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Differences in the expression of hepatocyte growth factor in acute and chronic bowel inflammation—Implications for diagnosis?

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DOI: 10.4236/abb.2013.48A2006    3,239 Downloads   4,692 Views Citations

ABSTRACT

Background: Hepatocyte growth factor (HGF) acts as an acute phase protein with regenerative properties. HGF is produced systemically and locally during inflammation but exhibits decreased binding affinity to heparan sulphate proteoglycan (HSPG)/glycosaminoglycan during chronic inflammation. We previously observed a high faecal concentration and binding affinity of HGF to HSPG during acute gastroenteritis. High faecal concentrations of calprotectin and HGF have been reported in chronic inflammatory bowel disease (IBD). Methods: Stool samples from patients with ulcerative colitis in remission (n = 11) or exacerbation (n = 5), microscopic colitis (n = 11), colon cancer (n = 6), or acute gastroenteritis caused by Clostridium difficile (n = 20), as well as healthy controls (n = 7), were analysed for the presence of HGF by ELISA, surface plasmon resonance, SDS-PAGE, and Western blot. Then in two patients with ulcerative colitis exacerbation and C. difficile infection, the expression of HGF and calprotectin was studied in colonic biopsies. Results: The faecal concentration of HGF was significantly higher in patients with ulcerative colitis compared to the other groups. The binding affinity to dextran was lower in all groups compared to acute inflammation. HGF receptor binding was similar across groups. In a patient with concomitant C. difficile infection and distal ulcerative colitis, HGF was highly expressed in the part of the bowel unaffected by ulcerative colitis, but no expression was found at the site of chronic inflammation. In the patient with total colitis the biopsies showed low expression of HGF. The areas with chronic inflammation exhibited infiltrating calprotectin-stained neutrophils. Conclusion: HGF is produced locally during inflammation of the bowel. The HGF produced during acute inflammation or exacerbations of chronic inflammation by the unaffected area shows binding affinity to glucosaminoglycans. Measuring HGF binding in faeces and biopsies may be a tool for differentiating between acute and chronic bowel inflammation, which should be assessed thoroughly in future studies.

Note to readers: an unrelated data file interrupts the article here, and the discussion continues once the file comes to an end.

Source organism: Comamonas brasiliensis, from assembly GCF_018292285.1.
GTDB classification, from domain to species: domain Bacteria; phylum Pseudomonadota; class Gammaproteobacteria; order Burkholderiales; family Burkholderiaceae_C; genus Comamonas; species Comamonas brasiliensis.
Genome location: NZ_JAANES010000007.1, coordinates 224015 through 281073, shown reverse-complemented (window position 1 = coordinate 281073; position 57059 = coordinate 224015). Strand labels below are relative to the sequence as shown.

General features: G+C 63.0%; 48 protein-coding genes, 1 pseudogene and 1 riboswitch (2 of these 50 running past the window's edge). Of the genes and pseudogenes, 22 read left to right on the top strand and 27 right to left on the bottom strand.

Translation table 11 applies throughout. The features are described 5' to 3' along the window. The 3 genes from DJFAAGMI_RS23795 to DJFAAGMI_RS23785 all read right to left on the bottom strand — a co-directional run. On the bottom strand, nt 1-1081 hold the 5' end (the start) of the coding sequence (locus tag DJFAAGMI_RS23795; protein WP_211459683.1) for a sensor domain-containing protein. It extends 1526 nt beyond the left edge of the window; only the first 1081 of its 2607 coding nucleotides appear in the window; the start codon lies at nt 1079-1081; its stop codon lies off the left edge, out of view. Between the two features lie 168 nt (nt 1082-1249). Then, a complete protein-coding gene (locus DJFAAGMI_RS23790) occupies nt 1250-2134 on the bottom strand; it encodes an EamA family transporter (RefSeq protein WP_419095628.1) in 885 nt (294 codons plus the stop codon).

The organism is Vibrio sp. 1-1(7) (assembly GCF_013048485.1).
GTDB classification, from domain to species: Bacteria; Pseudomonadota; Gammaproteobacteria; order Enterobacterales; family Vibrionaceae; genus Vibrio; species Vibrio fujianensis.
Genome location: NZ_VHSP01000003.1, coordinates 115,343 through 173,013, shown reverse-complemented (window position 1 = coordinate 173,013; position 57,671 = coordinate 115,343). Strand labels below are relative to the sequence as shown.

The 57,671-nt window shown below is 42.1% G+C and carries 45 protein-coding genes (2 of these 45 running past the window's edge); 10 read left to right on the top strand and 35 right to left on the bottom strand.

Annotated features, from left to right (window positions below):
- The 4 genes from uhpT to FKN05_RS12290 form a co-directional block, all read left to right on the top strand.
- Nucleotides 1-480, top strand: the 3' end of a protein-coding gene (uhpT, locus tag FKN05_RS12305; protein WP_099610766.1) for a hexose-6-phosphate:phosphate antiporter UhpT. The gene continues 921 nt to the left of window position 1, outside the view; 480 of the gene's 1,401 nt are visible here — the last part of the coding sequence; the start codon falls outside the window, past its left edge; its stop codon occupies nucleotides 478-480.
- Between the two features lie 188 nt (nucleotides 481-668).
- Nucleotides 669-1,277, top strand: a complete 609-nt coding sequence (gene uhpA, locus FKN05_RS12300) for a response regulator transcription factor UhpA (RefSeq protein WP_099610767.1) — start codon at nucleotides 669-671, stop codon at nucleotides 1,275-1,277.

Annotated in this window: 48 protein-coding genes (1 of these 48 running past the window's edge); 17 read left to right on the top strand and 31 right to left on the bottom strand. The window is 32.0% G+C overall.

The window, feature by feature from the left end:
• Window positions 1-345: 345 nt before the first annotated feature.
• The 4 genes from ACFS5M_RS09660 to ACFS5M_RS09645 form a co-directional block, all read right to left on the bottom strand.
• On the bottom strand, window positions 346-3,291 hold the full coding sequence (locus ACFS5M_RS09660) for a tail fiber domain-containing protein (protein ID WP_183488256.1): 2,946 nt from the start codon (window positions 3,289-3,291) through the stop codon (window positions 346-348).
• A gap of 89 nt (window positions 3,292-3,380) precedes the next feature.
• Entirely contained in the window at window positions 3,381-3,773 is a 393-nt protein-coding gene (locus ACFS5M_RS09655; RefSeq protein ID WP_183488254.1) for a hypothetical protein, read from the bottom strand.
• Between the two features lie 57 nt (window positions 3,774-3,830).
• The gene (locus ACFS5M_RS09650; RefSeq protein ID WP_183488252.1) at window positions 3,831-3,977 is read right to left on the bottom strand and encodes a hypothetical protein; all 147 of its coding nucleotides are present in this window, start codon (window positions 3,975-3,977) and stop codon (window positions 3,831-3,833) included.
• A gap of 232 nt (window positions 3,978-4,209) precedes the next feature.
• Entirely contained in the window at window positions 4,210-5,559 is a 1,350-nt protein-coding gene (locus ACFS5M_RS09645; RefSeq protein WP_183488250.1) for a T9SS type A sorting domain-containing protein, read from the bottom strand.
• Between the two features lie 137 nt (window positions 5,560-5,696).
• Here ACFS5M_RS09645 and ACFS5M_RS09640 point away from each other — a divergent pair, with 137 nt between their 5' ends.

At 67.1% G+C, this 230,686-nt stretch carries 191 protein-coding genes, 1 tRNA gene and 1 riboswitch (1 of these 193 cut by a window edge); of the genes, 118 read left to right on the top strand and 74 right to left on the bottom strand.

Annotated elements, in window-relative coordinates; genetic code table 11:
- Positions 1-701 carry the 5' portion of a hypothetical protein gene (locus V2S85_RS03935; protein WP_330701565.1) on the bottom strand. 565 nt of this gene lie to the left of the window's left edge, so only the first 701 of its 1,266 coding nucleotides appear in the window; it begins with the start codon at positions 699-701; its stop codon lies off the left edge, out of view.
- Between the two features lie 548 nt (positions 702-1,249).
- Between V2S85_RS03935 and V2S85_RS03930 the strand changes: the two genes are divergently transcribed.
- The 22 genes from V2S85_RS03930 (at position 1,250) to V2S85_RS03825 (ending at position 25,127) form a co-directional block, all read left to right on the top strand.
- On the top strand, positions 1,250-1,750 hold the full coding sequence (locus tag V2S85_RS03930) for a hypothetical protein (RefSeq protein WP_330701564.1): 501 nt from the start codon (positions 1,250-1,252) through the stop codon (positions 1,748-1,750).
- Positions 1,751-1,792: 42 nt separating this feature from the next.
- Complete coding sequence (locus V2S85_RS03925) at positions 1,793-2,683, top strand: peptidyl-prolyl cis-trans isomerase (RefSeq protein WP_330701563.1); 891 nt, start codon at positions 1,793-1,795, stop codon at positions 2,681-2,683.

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Lönn, J. , Nakka, S. , Olsson, H. , Bengtsson, T. , Almer, S. and Nayeri, F. (2013) Differences in the expression of hepatocyte growth factor in acute and chronic bowel inflammation—Implications for diagnosis?. Advances in Bioscience and Biotechnology, 4, 33-42. doi: 10.4236/abb.2013.48A2006.

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